Thursday, 25 June 2015

Book Review- The Seeker

 

Can a man walk on water?
Can he see the future?
Can he read minds?

As a passionate book lover, I am always on the lookout for good enlightening reads. I pick up bestsellers, classics, books with good reviews etc. It is seldom that I go on a “blind date” with a new release of an author whom I have not read before. Because disappointment of bad choice in books is hard for me to handle. With “The Seeker”, I had the same “to do or not to do” dilemma. I decided to plunge in….and believe me I am so happy I did.

The Seeker takes you on a journey which makes you look deep within and beyond the horizons at the same time. Max, a New Yorker with an enviable career decides to seek the eternal quest to liberate from the cycle of death and suffering. With just a few pointers derived from blogs and internet about some Gurus in India, Max comes to the mystic land. From the mighty Himalayas to the harsh plains of Southern India, he travels everywhere seeking a mentor to guide him through the unknown journey. As he discovers the powers of yoga and meditation, Max also surrenders to the knowledge hidden within him. Max, a materialist New Yorker, finally transforms into a Yogi through a soulful voyage of physical suffering and intellectual uproar.

 A beautifully written tale of what every individual thinks at some point in life. While some chose to ignore it as a superficial passing thought, some consciously decide to tread on a journey which might or might not even lead to a destination. It happened after a long time that I was almost in a state of trance while reading a book (last time it happened with “The Thousand Splendid Suns”). An absolute must read for the “seekers” out there.

My Rating:- 

About the Author :- Karan Bajaj is a  bestselling novelist and striving Yogi. Born and raised in the Indian Himalayas, he now lives and works in the US. He was selected among India Today’s “35 Under 35 Indians” and nominated for the Crossword Book of the Year, India-plaza Golden Quill and Teacher’s Indian Achievers Awards. (Courtesy – Karan Bajaj’s Blog Http://www.karanbajaj.com/about/)

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Friday, 5 June 2015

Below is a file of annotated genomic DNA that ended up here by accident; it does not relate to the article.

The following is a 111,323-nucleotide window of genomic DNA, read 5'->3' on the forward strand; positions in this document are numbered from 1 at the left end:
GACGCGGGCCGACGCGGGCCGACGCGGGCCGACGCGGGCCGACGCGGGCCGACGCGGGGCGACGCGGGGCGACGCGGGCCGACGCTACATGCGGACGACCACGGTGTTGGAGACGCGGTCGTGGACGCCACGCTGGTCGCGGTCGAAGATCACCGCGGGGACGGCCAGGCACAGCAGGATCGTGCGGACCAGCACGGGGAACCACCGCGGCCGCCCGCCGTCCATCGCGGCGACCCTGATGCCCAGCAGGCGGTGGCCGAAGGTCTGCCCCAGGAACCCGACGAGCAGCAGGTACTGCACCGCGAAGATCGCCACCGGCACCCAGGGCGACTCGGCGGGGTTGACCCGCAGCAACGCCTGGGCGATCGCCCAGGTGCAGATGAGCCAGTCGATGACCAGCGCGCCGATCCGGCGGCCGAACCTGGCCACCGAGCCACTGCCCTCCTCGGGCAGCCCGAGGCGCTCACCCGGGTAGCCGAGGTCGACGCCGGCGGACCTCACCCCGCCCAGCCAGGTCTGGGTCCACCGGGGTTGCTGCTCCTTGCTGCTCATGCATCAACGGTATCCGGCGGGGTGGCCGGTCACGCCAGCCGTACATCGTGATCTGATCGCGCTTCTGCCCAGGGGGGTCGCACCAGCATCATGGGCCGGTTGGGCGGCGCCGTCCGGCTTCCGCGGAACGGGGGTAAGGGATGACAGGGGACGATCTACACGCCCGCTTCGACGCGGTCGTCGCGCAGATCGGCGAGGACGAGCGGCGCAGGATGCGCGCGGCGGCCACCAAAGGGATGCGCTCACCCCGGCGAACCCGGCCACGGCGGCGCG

Maggi-less Kitchens and MSG-less kids




I could almost feel tears of pride in the corner of my eyes when my 7 year old kid woke up yesterday morning and asked for the newspaper. So he has finally picked up the good habit, I thought. I handed him the paper and looked at him lovingly as he scanned the newspapers for “something”. And then, “oh no”, he exclaimed loudly. Maggi is UNSAFE was what he read. And that's when it hit me, he was worried about Maggi’s future!

The recent furor over Maggi has validated the fear of so many mothers like me. We didn’t know anything about MSG till now but we were sure that there was something wrong with this 2-minute snack. And every time we surrendered to the kids’ demand for Maggi, there was a tiny bit of guilt about it which led to us to cook something super-nutritious and make up for the “damage”. Though Maggi was “born” in India around the same time our generation of “young mothers” was born, I don’t remember myself or my friends having Maggi. Once in six months may be. Our lunchboxes mostly contained parathas, pohas and upmas. The lunchboxes have undergone phenomenal changes over the last three decades. Parathas have been replaced by sandwiches and every fourth lunchbox has some variant of Maggi (and that’s where my son tasted his first Maggi). The times have changed a lot. Mothers have taken up more responsibilities and some fathers have also found their way to the kitchen. Maggi has full marks for being convenient and hassle free, and is a savior for those instant food cravings. Also, as more and more kids and young adults stay away from their homes for various reasons, nothing comes more handy as affordable  2-minutes Maggi (by the way, does it really cook in 2-minutes. Mine never took less than 5-mins). It’s just understandable that Maggi takes up more and more shelf space in our kitchens.

But what about MSG? Now that it has been proved scientifically that there is “something” wrong about the instant noodle, will it be the same again for Maggi. Even if it gets a clean chit from the authorities, how many kitchens will welcome Maggi with open arms? And even if they do, it will always get ugly stares from neighboring apples and laddoos . Will we be able to put some more MSG(and probably some lead too)  in our kids and families? But I say, why only Maggi. Why not get all others from the instant-noodle rack tested. And while we are at it, let’s make Lays, Kurkure, Crax also pay a visit to the lab. I mean we could at least learn a new scientific term if nothing else.

But seriously, when will the authorities and companies start taking us seriously. I guess around the same time we take ourselves seriously. I know my kitchen has become Maggi-less and no MSG is going into my kid henceforth. What about your kitchen?

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